> It certainly would appear that these inconsistent, or preferential
> Calvinists are denying the Gospel. But, then you also have some that will
> call Arminianism the work of demons, and having so said, will still
> maintain, at least publicly, that Arminians are our brothers. I
> simply fail
> to see the logic of such people.
It's the ISM issue. Many would say that ArminianISM is damnable but do not say that Arminians are lost. It's really easy to attack an
ISM; if you keep your judgments to ISMs rather than people, you can speak peace to those who hold the ISM while saying that the
ISM itself is a false gospel. This is what John Robbins has done. This is what Doug Kuiper (PRC) has done. And this is what many,
many of the more conservative professing Calvinists have done. Oh, they'll tell you that the ISM is false and that we are to fight with
all our might against the ISM. Their rhetoric is sometimes even so strong that you might think that they really believe the true gospel.
But when you ask them if all who hold to the ISM are lost -- well, they just "wouldn't go that far." What double-talk. The devil loves it.
Soli Deo Gloria,
> I don't know whether he, Loraine Boetner, was a compromiser or
> not, but boy did he hate Arminiansim.
There it is again -- the ISM. Boettner hated ArminianISM. But this doesn't mean a thing. The main question is: Did Boettner believe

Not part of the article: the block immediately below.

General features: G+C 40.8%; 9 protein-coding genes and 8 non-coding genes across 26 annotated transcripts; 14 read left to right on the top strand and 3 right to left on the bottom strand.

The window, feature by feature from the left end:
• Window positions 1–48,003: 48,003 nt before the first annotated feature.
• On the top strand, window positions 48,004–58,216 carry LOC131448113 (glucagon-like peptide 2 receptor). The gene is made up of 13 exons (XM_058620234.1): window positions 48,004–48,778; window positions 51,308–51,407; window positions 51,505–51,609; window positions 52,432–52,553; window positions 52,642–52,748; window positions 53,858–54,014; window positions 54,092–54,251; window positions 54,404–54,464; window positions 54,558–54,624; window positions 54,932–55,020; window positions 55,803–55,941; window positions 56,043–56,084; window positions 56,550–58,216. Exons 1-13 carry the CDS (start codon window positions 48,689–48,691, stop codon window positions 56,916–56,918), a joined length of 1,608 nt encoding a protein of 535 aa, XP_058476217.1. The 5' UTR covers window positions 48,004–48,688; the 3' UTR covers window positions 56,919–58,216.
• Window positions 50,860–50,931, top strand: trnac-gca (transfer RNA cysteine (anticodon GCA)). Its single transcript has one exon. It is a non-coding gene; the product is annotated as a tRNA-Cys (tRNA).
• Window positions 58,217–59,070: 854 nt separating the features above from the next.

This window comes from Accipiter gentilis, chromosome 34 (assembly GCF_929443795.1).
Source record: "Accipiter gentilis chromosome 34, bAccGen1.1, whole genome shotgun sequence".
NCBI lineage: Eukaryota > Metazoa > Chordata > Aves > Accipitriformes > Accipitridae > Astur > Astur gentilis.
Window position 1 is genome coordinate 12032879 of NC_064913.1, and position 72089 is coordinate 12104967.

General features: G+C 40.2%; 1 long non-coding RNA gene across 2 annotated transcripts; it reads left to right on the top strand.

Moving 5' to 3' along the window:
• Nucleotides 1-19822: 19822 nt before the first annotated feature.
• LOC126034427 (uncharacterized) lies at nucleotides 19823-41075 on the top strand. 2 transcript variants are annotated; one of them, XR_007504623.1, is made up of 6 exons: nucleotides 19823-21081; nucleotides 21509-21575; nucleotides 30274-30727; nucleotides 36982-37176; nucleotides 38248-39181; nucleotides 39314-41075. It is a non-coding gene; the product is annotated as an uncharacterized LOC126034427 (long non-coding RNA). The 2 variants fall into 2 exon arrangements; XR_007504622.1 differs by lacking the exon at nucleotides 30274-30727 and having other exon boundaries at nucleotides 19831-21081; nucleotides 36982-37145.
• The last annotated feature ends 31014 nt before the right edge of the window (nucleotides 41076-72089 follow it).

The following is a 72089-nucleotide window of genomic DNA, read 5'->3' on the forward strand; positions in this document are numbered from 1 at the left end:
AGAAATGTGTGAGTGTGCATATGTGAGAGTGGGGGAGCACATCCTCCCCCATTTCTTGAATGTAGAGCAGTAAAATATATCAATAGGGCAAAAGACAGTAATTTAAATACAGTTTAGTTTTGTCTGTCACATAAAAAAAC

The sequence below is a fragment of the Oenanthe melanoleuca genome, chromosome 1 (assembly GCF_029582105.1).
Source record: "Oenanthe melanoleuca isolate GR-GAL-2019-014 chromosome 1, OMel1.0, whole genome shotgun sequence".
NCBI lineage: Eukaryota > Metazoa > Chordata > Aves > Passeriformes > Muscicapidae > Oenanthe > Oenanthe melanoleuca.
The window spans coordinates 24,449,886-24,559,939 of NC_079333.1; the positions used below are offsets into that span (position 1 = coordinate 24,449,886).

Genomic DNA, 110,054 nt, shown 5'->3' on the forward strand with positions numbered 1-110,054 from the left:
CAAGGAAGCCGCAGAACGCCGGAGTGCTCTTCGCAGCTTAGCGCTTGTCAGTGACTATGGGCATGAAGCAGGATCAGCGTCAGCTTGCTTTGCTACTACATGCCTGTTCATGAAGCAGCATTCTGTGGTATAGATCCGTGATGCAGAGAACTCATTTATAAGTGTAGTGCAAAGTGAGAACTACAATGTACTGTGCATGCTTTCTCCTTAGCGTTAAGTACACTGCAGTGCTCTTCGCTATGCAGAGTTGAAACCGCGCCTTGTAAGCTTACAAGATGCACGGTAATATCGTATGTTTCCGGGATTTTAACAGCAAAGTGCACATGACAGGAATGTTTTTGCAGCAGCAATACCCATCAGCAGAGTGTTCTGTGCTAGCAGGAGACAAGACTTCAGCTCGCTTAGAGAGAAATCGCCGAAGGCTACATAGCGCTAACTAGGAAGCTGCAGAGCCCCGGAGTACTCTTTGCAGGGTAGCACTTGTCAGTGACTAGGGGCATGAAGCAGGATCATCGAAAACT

Arminians (those who hold to ArminianISM) were his brothers in Christ? There are many unregenerate people who say they hate
ArminianISM. Take, for example, Joe Wilson, the editor of the Baptist Examiner in 1989. Scott sent me an article by him in which
Wilson said this:
"I am a sovereign gracer. I believe most firmly in all five of the doctrines of grace. I preach these doctrines strongly and frequently. I
do not preach or practice anything that is contrary to these great and glorious truths. Arminianism is a hated doctrine to me. I bear it
no good will at all. I stand against it most adamantly."
See what he said? ArminianISM is a HATED doctrine to him. So what does this mean when it comes to judging Arminians? In the
same article, Wilson said this:
"I am not an Arminian. I abhor Arminianism. But I verily believe that there are Arminians who have believed the gospel of 1
Corinthians 15:1-4, who are truly saved, who are our brothers and sisters in Christ, and who will be with us in eternal heaven."
See that? He ABHORS ArminianISM; he HATES ArminianISM, and yet he believes that there are Arminians who are his brothers
and sisters in Christ!!
> If you havn't you should read his
> book The Reformed Doctrine of Predestination, you will certainly
> prefit from
I've read it, and that's where I got most of the quotes for the Heterodoxy Hall of Shame. Did you read pages 332, 348-349, 352-360?
If so, you would have read things like:
"We believe the Calvinistic system to be the only one set forth in the Scriptures and vindicated by reason, and therefore the most
stable and influential in the production of righteousness. Yet to all who differ from us we cordially allow the right of private
judgment, and sincerely rejoice in the good which they are able to accomplish." (p. 352)
"While the Presbyterian Church is preeminently a doctrinal Church, she never demands the full acceptance of her standards by any
applicant for admission to her fold. A credible profession of faith in Christ is her only condition of Church membership. She does